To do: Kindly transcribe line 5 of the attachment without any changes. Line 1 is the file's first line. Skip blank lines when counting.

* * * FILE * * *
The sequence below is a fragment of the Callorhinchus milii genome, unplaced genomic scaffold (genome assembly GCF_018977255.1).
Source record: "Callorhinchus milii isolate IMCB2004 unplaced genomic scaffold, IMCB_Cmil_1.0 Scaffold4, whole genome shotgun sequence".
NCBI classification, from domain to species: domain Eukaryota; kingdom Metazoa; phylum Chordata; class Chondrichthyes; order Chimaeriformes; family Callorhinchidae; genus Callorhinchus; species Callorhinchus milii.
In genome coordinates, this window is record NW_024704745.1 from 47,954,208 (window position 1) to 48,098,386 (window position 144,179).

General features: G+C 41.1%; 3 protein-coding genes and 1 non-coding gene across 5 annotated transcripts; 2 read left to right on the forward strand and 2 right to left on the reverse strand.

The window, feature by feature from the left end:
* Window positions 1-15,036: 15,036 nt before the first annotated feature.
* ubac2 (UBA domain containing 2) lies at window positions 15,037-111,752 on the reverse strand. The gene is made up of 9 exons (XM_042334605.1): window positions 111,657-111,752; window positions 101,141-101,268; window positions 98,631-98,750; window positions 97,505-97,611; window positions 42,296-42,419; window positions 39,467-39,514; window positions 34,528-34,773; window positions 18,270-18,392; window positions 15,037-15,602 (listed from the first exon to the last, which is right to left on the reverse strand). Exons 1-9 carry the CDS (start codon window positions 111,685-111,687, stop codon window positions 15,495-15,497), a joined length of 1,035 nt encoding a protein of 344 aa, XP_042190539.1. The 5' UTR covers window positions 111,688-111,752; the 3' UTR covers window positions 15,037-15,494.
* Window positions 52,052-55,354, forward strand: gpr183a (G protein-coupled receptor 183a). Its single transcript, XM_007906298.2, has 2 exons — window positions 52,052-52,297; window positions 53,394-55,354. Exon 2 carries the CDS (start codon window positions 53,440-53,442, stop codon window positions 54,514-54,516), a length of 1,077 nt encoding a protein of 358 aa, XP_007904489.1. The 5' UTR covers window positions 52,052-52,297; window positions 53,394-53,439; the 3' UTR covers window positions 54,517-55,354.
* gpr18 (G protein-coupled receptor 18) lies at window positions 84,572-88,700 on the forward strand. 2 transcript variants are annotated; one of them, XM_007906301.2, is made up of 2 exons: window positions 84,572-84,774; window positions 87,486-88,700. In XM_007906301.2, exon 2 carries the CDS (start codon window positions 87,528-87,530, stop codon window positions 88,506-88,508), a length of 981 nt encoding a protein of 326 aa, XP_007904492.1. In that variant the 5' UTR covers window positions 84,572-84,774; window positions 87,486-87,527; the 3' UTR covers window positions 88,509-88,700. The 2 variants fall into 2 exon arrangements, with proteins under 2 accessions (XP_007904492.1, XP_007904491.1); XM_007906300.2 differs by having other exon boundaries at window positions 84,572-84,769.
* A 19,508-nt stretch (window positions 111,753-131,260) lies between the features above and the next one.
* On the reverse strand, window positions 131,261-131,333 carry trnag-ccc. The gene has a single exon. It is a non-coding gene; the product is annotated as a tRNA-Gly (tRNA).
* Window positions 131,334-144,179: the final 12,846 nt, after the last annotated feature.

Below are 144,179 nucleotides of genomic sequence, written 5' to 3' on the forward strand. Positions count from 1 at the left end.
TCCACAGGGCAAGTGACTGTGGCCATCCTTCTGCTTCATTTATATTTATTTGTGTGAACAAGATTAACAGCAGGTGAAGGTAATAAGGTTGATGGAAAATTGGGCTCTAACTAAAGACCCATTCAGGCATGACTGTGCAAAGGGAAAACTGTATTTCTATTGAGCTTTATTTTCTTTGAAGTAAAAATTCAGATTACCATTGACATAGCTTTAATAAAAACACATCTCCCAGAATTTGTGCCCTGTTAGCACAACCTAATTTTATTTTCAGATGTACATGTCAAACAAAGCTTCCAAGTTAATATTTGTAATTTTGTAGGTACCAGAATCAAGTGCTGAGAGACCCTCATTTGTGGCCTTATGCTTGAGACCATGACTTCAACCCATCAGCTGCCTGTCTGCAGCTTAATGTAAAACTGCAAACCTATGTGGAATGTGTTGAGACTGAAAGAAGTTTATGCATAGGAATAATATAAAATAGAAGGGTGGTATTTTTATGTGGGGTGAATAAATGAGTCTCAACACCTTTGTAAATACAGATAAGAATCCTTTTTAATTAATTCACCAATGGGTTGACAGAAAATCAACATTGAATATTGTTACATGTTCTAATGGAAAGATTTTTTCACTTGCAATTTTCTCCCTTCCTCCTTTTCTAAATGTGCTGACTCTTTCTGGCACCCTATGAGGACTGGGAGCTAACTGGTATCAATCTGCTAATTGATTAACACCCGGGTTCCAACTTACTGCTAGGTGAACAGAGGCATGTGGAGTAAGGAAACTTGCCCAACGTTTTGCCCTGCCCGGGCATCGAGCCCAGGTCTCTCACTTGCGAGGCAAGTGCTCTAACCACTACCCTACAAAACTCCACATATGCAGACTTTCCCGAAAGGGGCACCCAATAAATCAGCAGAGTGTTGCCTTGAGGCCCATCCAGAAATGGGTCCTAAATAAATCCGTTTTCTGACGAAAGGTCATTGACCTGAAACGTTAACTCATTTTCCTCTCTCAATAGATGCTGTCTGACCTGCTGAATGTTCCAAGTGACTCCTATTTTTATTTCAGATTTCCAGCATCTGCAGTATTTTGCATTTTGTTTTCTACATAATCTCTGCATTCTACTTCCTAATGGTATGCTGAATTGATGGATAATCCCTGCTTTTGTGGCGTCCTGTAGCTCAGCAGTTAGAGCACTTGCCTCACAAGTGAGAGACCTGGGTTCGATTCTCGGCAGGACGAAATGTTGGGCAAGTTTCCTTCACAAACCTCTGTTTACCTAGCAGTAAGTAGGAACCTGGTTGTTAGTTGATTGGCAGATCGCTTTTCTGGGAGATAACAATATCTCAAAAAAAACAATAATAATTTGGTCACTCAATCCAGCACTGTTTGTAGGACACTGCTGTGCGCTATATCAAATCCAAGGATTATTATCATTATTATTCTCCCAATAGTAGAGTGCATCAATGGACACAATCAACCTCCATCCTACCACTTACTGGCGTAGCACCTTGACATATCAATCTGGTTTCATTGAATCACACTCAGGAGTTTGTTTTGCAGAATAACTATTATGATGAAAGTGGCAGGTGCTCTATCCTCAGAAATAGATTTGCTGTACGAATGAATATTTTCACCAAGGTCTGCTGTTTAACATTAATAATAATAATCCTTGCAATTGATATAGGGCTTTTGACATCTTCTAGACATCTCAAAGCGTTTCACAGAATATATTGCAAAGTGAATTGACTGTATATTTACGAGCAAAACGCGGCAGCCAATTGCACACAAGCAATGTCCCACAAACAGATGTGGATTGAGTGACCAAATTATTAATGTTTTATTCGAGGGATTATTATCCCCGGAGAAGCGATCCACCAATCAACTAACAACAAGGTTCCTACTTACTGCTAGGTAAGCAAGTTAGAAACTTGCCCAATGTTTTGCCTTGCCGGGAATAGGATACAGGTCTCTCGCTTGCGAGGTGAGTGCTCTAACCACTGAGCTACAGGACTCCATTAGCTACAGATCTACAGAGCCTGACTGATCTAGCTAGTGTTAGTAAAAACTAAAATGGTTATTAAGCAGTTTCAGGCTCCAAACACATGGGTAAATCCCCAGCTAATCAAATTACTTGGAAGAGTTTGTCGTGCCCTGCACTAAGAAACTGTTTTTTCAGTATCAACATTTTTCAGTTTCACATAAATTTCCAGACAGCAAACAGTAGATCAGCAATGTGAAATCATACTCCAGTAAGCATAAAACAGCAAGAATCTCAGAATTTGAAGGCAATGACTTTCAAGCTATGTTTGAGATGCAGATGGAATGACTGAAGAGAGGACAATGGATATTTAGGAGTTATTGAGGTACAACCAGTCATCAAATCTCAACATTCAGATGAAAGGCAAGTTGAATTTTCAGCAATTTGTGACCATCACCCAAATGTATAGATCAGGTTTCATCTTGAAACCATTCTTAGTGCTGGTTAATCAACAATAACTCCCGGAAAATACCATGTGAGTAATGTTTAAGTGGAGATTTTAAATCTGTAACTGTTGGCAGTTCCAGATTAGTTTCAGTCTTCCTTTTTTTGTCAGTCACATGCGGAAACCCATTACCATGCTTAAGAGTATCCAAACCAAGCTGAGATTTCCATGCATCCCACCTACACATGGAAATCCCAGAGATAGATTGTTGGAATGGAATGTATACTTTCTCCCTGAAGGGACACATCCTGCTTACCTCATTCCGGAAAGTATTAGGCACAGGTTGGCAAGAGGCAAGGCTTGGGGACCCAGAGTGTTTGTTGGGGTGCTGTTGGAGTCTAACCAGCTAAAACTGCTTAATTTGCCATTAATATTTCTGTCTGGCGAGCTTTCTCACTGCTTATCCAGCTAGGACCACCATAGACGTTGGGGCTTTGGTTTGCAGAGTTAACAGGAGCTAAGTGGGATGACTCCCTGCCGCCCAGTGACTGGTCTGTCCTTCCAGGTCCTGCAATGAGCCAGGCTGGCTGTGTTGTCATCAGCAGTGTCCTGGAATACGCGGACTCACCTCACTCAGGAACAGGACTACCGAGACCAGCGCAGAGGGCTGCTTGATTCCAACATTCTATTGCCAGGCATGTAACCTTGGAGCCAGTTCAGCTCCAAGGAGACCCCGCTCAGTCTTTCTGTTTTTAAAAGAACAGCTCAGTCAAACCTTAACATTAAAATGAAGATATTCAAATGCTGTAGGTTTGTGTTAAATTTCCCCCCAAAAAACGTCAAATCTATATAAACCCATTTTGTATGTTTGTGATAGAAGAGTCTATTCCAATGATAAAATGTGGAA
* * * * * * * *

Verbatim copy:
General features: G+C 41.1%; 3 protein-coding genes and 1 non-coding gene across 5 annotated transcripts; 2 read left to right on the forward strand and 2 right to left on the reverse strand.